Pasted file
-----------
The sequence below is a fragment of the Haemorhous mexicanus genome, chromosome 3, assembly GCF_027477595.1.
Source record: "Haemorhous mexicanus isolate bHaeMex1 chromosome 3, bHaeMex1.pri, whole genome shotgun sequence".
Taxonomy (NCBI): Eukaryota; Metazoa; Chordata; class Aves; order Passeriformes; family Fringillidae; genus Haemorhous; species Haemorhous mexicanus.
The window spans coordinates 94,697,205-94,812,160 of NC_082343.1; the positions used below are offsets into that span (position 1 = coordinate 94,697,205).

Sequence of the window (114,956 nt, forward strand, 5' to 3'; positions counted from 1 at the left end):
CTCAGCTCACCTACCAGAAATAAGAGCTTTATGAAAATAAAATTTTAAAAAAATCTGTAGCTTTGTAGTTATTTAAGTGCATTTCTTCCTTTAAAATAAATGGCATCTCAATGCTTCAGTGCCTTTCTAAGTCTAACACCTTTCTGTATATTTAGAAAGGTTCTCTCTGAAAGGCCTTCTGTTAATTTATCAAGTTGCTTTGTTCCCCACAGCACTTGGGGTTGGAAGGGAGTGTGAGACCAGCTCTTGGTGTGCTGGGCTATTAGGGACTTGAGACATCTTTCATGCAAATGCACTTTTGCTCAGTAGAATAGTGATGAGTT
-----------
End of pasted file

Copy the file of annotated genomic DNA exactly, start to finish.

The sequence below is a fragment of the Haemorhous mexicanus genome, chromosome 3, assembly GCF_027477595.1.
Source record: "Haemorhous mexicanus isolate bHaeMex1 chromosome 3, bHaeMex1.pri, whole genome shotgun sequence".
Taxonomy (NCBI): Eukaryota; Metazoa; Chordata; class Aves; order Passeriformes; family Fringillidae; genus Haemorhous; species Haemorhous mexicanus.
The window spans coordinates 94,697,205-94,812,160 of NC_082343.1; the positions used below are offsets into that span (position 1 = coordinate 94,697,205).

Sequence of the window (114,956 nt, forward strand, 5' to 3'; positions counted from 1 at the left end):
CTCAGCTCACCTACCAGAAATAAGAGCTTTATGAAAATAAAATTTTAAAAAAATCTGTAGCTTTGTAGTTATTTAAGTGCATTTCTTCCTTTAAAATAAATGGCATCTCAATGCTTCAGTGCCTTTCTAAGTCTAACACCTTTCTGTATATTTAGAAAGGTTCTCTCTGAAAGGCCTTCTGTTAATTTATCAAGTTGCTTTGTTCCCCACAGCACTTGGGGTTGGAAGGGAGTGTGAGACCAGCTCTTGGTGTGCTGGGCTATTAGGGACTTGAGACATCTTTCATGCAAATGCACTTTTGCTCAGTAGAATAGTGATGAGTT